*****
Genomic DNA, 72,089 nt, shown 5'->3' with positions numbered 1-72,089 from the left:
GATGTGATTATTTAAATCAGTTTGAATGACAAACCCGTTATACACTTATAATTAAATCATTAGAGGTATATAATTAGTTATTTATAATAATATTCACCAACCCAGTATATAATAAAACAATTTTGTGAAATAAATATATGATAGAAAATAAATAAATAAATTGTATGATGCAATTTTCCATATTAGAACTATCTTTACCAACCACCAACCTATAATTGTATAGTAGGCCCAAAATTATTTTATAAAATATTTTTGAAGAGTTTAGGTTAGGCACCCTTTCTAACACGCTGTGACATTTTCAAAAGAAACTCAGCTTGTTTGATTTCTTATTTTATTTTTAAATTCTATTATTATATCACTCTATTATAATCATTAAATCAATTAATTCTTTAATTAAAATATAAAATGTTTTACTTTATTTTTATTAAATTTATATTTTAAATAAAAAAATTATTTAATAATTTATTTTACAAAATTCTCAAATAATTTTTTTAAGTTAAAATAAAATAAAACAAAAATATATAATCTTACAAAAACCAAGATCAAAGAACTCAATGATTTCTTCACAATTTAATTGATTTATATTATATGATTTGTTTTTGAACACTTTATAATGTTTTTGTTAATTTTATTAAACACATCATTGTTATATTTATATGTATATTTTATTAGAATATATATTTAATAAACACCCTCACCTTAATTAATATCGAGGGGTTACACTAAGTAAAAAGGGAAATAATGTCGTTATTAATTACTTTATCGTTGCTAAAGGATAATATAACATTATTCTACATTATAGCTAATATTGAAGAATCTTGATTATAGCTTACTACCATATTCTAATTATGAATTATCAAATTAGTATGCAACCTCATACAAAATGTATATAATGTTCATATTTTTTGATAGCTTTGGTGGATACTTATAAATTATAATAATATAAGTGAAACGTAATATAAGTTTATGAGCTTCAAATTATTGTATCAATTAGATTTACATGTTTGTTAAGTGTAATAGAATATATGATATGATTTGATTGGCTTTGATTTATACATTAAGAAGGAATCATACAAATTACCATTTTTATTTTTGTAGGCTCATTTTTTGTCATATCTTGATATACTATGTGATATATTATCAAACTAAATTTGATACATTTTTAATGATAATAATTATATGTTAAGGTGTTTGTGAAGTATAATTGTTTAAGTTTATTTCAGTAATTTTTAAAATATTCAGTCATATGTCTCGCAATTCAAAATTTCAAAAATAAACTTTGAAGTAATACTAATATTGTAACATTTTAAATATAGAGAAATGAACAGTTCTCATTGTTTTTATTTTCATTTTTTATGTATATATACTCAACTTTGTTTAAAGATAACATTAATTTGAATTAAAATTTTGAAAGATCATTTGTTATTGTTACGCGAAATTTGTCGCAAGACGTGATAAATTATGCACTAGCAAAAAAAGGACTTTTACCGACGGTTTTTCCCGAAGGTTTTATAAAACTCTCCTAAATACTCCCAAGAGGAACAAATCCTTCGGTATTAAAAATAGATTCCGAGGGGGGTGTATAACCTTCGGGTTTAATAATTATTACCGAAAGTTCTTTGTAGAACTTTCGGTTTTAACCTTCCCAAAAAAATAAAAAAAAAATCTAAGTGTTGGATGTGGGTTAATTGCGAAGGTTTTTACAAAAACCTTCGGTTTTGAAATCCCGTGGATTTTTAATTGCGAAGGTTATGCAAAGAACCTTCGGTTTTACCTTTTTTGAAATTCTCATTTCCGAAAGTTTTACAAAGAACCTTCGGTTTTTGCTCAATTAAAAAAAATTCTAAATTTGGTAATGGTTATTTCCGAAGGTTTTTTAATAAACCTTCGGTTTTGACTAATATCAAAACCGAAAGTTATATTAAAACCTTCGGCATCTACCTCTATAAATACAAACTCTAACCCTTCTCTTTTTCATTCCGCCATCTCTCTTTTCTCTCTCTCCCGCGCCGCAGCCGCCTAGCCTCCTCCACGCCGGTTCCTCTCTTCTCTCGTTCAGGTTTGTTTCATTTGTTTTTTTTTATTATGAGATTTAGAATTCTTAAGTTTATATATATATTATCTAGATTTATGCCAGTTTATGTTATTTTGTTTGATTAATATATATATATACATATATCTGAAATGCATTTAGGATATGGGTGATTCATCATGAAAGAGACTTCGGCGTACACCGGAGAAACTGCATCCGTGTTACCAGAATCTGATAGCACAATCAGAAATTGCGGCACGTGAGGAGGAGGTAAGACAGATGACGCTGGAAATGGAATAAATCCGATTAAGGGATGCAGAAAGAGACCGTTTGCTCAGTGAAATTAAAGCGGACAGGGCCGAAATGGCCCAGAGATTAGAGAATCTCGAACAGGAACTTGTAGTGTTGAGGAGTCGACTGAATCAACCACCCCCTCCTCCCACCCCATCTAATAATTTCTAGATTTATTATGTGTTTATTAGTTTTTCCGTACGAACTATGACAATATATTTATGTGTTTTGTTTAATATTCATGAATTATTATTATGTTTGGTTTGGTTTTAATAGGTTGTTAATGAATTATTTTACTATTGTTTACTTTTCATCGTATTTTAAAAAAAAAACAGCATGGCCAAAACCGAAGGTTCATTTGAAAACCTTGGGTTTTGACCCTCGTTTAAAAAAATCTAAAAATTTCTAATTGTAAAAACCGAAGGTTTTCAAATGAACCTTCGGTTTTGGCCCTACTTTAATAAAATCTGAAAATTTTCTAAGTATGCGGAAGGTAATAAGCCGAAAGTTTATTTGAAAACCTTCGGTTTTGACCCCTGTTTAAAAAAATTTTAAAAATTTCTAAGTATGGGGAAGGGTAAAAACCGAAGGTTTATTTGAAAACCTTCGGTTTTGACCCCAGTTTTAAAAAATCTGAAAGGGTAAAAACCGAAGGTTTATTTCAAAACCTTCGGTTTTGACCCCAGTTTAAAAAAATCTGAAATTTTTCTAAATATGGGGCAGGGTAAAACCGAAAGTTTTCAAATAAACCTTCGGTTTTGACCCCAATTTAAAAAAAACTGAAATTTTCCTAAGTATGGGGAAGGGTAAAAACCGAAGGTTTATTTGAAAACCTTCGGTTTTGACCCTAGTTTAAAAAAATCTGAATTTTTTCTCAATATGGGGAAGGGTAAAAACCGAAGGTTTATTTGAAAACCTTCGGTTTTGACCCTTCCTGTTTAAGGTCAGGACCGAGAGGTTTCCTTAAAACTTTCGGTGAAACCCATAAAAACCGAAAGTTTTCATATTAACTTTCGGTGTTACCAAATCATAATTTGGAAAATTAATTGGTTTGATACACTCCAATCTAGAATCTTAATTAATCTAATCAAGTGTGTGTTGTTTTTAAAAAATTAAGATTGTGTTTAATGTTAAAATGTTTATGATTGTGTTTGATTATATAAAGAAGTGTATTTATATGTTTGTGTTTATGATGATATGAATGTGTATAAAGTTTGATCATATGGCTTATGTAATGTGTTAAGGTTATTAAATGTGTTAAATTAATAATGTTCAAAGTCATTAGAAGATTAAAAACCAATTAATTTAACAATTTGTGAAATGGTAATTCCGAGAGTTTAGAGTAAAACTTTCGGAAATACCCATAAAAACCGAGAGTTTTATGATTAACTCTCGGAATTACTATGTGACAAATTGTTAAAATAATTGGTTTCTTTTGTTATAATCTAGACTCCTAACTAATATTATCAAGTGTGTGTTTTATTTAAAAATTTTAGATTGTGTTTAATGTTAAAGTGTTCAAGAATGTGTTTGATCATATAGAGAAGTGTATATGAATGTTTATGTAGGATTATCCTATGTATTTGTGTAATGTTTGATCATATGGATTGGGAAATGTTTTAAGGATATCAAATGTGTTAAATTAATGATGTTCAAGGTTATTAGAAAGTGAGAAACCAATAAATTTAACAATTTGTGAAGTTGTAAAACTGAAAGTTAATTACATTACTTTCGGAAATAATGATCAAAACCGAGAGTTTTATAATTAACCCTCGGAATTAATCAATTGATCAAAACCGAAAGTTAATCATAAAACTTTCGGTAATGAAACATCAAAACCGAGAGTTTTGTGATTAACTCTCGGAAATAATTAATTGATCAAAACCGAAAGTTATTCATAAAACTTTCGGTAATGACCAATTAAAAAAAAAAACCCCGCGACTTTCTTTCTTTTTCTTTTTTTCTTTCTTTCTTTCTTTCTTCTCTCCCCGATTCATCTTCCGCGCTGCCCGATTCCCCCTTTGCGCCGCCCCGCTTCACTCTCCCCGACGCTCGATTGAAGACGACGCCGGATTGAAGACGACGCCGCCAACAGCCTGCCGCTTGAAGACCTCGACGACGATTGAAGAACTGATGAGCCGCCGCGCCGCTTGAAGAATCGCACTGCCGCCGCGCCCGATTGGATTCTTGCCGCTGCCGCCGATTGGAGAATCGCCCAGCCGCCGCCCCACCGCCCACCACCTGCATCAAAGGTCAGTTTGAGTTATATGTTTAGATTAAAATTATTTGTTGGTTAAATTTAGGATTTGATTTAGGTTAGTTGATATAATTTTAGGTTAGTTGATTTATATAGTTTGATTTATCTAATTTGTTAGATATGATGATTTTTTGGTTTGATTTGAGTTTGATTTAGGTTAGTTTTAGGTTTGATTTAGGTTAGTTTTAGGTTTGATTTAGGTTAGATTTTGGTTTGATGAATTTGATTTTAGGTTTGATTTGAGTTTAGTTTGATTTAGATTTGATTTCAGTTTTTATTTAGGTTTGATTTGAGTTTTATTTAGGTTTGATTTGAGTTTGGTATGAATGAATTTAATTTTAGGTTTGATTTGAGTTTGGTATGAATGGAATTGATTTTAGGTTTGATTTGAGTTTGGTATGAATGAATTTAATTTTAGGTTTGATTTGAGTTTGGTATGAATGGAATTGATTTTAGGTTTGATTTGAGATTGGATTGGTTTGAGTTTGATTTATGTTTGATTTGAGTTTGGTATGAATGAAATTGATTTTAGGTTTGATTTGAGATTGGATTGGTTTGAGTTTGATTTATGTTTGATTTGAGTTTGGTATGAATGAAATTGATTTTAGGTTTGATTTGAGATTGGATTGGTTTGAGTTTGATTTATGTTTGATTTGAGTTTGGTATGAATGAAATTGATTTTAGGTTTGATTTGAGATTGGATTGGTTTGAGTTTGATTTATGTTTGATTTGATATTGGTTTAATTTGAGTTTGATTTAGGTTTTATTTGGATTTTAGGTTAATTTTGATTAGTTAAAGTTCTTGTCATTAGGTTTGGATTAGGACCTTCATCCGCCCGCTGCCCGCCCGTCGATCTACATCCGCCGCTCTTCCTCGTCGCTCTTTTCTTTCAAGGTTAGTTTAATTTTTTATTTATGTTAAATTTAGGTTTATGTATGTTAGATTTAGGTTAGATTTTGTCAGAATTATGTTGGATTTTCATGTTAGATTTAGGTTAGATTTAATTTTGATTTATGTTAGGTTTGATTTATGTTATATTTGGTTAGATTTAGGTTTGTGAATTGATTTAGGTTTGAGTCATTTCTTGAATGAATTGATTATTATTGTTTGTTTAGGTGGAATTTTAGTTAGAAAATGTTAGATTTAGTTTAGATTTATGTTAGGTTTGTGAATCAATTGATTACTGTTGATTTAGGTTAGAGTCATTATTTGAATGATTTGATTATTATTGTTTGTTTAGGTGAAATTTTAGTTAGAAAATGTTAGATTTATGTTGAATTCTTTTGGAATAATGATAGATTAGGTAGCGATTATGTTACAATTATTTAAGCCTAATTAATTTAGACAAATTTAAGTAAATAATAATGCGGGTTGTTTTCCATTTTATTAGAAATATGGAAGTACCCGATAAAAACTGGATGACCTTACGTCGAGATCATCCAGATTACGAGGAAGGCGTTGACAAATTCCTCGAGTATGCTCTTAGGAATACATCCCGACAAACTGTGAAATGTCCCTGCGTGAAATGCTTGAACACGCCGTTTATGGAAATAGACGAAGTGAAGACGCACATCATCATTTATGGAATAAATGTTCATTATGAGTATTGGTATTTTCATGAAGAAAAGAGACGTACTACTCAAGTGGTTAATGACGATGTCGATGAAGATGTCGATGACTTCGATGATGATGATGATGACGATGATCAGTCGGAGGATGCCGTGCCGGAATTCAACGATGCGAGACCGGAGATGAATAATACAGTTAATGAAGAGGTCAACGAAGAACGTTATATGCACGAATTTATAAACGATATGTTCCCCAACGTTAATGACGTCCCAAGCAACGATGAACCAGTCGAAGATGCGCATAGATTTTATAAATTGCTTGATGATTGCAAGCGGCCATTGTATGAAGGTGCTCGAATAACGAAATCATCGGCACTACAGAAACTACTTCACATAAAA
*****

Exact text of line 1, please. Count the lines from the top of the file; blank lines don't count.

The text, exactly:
Genomic DNA, 72,089 nt, shown 5'->3' with positions numbered 1-72,089 from the left: